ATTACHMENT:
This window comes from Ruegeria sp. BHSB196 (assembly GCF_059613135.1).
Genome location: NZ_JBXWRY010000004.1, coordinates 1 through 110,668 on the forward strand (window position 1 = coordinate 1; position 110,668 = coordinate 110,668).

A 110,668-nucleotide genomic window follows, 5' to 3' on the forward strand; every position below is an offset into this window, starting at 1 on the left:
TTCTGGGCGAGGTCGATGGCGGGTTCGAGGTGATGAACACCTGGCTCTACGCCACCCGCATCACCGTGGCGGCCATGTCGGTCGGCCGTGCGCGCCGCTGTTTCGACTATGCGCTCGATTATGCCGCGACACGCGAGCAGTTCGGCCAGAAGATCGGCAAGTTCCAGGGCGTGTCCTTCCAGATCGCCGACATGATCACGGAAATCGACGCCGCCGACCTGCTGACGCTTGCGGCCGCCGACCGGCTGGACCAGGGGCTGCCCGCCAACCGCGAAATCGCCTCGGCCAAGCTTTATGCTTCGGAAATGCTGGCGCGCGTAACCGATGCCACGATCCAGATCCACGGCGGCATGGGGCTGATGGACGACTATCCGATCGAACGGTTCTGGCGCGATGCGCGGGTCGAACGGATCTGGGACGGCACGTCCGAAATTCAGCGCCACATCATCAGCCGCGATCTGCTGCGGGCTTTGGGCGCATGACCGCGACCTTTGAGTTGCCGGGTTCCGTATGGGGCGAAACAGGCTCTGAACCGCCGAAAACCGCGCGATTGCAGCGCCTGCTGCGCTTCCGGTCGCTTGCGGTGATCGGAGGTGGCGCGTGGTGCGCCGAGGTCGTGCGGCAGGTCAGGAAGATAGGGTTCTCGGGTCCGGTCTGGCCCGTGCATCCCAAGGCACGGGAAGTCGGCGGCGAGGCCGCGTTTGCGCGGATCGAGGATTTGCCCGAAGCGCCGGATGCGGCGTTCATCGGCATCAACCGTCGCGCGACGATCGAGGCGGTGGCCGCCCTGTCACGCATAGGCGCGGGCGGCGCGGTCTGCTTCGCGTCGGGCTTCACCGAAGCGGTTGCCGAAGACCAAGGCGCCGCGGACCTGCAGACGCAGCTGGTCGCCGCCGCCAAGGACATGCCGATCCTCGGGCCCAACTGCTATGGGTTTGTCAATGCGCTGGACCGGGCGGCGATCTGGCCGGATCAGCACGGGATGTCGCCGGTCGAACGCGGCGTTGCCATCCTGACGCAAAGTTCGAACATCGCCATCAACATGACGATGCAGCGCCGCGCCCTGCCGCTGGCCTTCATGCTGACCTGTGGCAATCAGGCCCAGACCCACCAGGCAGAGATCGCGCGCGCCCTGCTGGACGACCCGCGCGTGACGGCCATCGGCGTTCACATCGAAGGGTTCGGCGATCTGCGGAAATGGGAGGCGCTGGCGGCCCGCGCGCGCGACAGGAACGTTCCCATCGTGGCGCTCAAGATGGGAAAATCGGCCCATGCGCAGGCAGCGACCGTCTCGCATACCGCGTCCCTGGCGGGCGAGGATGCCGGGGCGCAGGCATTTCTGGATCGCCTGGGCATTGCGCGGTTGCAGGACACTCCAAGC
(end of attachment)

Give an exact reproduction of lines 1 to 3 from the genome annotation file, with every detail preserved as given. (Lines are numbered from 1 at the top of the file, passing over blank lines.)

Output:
This window comes from Ruegeria sp. BHSB196 (assembly GCF_059613135.1).
Genome location: NZ_JBXWRY010000004.1, coordinates 1 through 110,668 on the forward strand (window position 1 = coordinate 1; position 110,668 = coordinate 110,668).

A 110,668-nucleotide genomic window follows, 5' to 3' on the forward strand; every position below is an offset into this window, starting at 1 on the left: